It is an object of the present invention to provide a method and apparatus for determining one or more characteristics of radiation with high precision, high sensitivity and a large measuring range concerning particle flux density in a wide energy range, especially in the radiological diagnostics range, where the measurement is carried out in real time. It is also an object of the present invention to provide a method and apparatus for the determination of energy information of incident radiation like for example the energy spectrum or the highest energy in the spectrum, whereby the measurement can be carried out with a very high particle flux density. Such an apparatus can be used in quality assurance of medical radiation installations, e.g. X-ray tubes, or in an apparatus for the determination of the peak values of tube voltages (kVp-measurement).

SUMMARY OF THE INVENTION

The invention relates to a radiation detector for measuring one or more characteristics of a radiation, comprising one or more detector pixels, a clock pulse generator, each detector pixel comprising (i) a sensor producing an electrical signal in response to an event of a photon or charged particle of said radiation impinging on said sensor; (ii) a pixel electronics adapted for receiving and processing said electrical signal, comprising an analog processing unit for amplifying and shaping said electrical signal and producing a shaped pulse, said pixel electronics comprising a time determination unit for counting the TOT-count, the TOT-count being the number of clock pulses occurring during the time interval when said shaped pulse is above a threshold. According to the invention, said pixel electronics comprises a plurality of event counters, each event counter counting the number of events having a TOT-count in a predefined ranges.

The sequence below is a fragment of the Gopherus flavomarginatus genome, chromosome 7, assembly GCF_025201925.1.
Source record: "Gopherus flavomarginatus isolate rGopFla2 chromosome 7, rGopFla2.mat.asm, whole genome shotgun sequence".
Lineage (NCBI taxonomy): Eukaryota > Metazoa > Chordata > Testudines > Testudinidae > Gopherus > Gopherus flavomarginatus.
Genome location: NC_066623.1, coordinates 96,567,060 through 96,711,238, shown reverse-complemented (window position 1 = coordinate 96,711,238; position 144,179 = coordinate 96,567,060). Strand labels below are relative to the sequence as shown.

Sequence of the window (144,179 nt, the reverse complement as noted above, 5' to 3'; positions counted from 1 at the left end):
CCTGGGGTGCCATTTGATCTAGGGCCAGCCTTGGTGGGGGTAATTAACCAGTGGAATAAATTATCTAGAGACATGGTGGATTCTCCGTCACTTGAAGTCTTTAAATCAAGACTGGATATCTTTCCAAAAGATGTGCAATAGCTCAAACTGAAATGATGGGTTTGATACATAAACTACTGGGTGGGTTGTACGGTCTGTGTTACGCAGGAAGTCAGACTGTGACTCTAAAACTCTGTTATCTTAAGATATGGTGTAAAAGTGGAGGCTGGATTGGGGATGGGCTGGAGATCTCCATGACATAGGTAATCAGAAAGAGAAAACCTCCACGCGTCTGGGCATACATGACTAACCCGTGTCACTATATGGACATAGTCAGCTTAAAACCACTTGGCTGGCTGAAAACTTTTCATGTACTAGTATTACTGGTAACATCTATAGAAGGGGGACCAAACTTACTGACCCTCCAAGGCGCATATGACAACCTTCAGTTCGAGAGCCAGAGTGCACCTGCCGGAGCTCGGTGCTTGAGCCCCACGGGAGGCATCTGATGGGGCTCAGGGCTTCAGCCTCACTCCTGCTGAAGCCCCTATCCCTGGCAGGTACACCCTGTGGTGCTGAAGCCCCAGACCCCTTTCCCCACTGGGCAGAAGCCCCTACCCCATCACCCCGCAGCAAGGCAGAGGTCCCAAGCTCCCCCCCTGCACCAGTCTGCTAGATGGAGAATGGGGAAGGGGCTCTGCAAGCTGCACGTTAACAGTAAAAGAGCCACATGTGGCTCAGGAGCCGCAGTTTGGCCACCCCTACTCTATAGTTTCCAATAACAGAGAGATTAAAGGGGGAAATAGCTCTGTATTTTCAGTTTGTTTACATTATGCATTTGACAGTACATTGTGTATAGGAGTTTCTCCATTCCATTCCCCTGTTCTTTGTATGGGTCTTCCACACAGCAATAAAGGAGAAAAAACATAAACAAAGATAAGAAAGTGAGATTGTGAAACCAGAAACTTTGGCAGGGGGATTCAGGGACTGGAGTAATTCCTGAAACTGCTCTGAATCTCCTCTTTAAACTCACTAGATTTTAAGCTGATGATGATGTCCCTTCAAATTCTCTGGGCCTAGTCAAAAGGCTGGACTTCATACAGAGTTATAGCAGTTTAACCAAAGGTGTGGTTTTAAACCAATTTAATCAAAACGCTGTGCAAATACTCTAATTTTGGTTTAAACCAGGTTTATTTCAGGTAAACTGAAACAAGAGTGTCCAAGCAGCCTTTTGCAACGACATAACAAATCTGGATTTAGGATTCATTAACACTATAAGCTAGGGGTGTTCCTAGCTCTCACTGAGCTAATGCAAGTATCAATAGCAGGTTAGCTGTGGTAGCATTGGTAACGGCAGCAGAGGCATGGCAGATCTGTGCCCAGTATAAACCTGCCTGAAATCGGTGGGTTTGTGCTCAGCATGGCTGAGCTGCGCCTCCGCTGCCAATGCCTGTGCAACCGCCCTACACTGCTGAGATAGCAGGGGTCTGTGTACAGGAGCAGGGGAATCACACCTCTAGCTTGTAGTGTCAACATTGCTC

In one embodiment of the invention, the radiation detector comprises a switching unit, said switching unit comprising a set of TOT-count limit values, defining a set of TOT-count ranges, each TOT-count range being associated with an event counter, means for detecting when a measured TOT-count is within or below a range, and means for incrementing said event counter when a measured TOT-count is within or below associated range.